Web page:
Bitwise Operators

Bitwise Operators

C++ supports different types of bitwise operators that can perform operations on integers at bit-level. Supported types of bitwise operators include:

  • & Bitwise AND
  • | Bitwise OR
  • << Bitwise Left Shift
  • >> Bitwise Right Shift
  • ~ Bitwise Complement
  • ^ Bitwise XOR

& Bitwise AND

The bitwise AND operator, &:

  • Returns 1 if both the bits are 1 (1, 1).
  • Else ((1, 0), (0, 1), (0, 0)), it returns 0.

For example:

4 = 100 (base-2 binary system)
5 = 101 (base-2 binary system)

    100
    101
    ___
    100, which is equal to 4 in the base-10 decimal system
#include <iostream>
int main() {
std::cout << (4 & 5) << "\n";
return 0;
}
// Output: 100 (base-2 binary system) = 4

| Bitwise OR

The Bitwise OR operator returns either of the following:

  • 1 if at least one of the bits is 1.
  • 0 if both of them are 0.

For example:

4 = 100 (base-2 binary system)
5 = 101 (base-2 binary system)

    100
    101
    ___
    101, which is equal to 5 in the base-10 decimal system.
#include <iostream>
int main() {
std::cout << (4 | 5) << std::endl;
return 0;
}
// Output: 101 (base-2 binary system) = 5

<< Bitwise Left Shift

The left shift operator shifts all the bits towards the left side according to the number of bits specified and adds trailing 0’s to the right side.

For example:

4 = 100 (base-2 binary system)

4 << 1
100 << 1
100 + 0
1000 which is equal to 8 in the base-10 decimal system

4 << 2
100 << 2
100 + 00
10000 which is equal to 16 in the base-10 decimal system
#include <iostream>
int main() {
std::cout << (4 << 1) << "\n"; // Output: 1000 = 8
std::cout << (4 << 2) << "\n"; // Output: 10000 = 16
return 0;
}

>> Bitwise Right Shift

The right shift operator shifts all the bits towards the right side by the number of bits specified and discards the right most bits.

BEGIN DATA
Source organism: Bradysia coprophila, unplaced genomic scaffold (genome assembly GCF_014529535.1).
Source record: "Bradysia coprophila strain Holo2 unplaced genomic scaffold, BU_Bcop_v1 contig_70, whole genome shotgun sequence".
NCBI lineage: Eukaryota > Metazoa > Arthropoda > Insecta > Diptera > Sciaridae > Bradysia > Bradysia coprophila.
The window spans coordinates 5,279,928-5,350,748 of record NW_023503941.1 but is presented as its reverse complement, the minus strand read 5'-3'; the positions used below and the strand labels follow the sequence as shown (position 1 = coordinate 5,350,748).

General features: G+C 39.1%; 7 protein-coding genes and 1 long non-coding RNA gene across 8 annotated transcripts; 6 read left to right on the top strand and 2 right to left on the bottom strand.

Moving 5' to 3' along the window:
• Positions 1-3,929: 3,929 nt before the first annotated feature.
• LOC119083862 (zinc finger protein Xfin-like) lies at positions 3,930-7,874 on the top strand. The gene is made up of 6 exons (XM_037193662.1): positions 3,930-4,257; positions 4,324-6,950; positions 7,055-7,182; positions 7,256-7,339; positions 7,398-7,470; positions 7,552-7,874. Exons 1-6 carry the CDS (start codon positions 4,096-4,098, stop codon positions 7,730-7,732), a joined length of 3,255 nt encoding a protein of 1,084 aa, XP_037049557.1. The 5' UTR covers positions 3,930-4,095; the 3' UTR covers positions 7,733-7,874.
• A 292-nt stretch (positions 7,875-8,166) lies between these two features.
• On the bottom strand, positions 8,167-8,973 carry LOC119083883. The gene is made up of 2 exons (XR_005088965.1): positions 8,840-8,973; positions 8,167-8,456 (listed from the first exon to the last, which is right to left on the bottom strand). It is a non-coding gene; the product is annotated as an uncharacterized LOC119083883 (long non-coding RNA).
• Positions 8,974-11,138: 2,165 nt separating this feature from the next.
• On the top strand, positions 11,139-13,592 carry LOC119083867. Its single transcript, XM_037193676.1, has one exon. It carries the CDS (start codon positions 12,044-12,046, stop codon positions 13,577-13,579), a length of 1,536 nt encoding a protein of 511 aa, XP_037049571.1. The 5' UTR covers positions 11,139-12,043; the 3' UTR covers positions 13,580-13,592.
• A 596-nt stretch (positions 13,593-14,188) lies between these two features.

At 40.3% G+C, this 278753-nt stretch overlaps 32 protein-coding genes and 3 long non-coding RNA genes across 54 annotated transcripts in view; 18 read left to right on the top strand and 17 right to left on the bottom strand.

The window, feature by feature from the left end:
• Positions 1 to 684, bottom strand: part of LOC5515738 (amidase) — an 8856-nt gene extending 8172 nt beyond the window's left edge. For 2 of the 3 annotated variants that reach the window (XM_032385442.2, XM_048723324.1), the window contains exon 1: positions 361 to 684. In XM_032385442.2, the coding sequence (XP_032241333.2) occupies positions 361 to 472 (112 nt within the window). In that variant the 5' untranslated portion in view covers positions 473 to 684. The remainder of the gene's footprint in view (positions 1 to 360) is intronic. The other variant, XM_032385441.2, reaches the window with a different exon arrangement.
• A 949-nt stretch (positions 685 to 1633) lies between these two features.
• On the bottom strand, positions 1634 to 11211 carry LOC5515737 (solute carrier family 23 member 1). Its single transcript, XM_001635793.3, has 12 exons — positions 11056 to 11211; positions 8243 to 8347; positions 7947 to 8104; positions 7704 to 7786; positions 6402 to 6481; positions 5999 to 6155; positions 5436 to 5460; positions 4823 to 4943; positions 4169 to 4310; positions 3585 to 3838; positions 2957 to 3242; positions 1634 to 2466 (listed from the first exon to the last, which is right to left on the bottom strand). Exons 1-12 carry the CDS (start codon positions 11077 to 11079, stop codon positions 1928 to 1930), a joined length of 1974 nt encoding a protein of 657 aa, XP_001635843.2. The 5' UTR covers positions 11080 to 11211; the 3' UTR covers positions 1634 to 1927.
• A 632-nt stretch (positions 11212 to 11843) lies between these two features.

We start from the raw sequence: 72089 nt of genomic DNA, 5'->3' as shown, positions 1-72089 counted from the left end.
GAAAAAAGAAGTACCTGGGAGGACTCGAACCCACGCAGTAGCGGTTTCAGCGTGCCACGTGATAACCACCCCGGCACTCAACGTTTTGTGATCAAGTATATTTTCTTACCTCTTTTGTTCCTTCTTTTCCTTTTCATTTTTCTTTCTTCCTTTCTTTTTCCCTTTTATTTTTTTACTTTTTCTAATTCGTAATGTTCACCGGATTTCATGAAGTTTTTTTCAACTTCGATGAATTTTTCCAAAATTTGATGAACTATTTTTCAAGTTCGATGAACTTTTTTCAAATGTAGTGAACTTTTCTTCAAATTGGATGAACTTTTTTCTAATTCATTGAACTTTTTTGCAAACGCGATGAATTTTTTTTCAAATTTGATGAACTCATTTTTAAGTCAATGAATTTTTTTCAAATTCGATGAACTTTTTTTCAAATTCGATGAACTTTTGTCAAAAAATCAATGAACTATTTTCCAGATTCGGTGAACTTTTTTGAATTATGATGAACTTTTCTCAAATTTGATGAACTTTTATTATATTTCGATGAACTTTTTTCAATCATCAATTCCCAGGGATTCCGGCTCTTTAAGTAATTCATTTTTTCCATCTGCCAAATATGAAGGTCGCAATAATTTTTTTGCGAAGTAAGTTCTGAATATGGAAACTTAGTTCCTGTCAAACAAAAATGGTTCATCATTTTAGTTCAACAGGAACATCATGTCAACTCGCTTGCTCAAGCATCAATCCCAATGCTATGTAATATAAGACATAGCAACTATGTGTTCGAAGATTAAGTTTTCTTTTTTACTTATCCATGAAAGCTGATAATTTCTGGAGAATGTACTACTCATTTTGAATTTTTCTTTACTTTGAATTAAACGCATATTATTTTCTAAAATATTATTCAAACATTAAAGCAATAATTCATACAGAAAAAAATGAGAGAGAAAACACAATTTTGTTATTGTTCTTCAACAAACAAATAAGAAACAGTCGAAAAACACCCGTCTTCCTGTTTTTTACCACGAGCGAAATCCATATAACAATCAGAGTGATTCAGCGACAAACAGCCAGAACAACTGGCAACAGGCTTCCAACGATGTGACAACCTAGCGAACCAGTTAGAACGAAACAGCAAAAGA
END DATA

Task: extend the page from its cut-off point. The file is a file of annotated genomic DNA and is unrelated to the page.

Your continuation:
For example:

4 = 100 (base-2 binary system)

4 >> 1
0 + 100 - 0

In the example above, 0 is added to the left side of 4 (100 in base-2). Then, the rightmost bit is removed, which yields 10 (base-2) or 2 (base-10).

4 << 2
00 + 100 + 00

In the example above, 00 is added to the left side of 4 (100 in base-2). Then, the two rightmost bits are removed, which yields 1 (base-2) or 1 (base-10).

#include <iostream>
int main() {
std::cout << (4 >> 1) << "\n"; // Output: 10 = 2
std::cout << (4 >> 2) << "\n"; // Output: 1 = 1
return 0;
}

~ Bitwise Complement

The complement operator flips the binary digits, that is from 0 to 1 and from 1 to 0.

For example:

5 = 0000000000000101 in base-2 binary system

~5 = 1111111111111010 in base-2 binary system
  => -6 in base-10 binary system.

unsigned(5) = 00000000000000000000000000000101 in base-2 binary system

~5 = 11111111111111111111111111111010 in base-2 binary system
  => 4294967290 in base-10 binary system

The first bit of a signed integer is used to determine whether the result is positive or negative. Therefore, a signed 5 and an unsigned 5 yield different results.

#include <iostream>
int main() {
std::cout << (~(int)5) << "\n"; // Output: 1111111111111010 = -6
std::cout << (~(unsigned int)5) << "\n"; // Output: 11111111111111111111111111111010 = 4294967290
return 0;
}

^ Bitwise XOR

The exclusive or (XOR) operator returns 1 if both the operands are different and returns 0 if both of them are the same (1, 1 or 0, 0)

12 = 1100 (base-2 binary system)
10 = 1010 (base-2 binary system)

     1100
     1010
     ____
     0110 which is 6 in base-10 binary system.
#include <iostream>
int main() {
std::cout << (12 ^ 10) << "\n";
return 0;
}
// Output: 6
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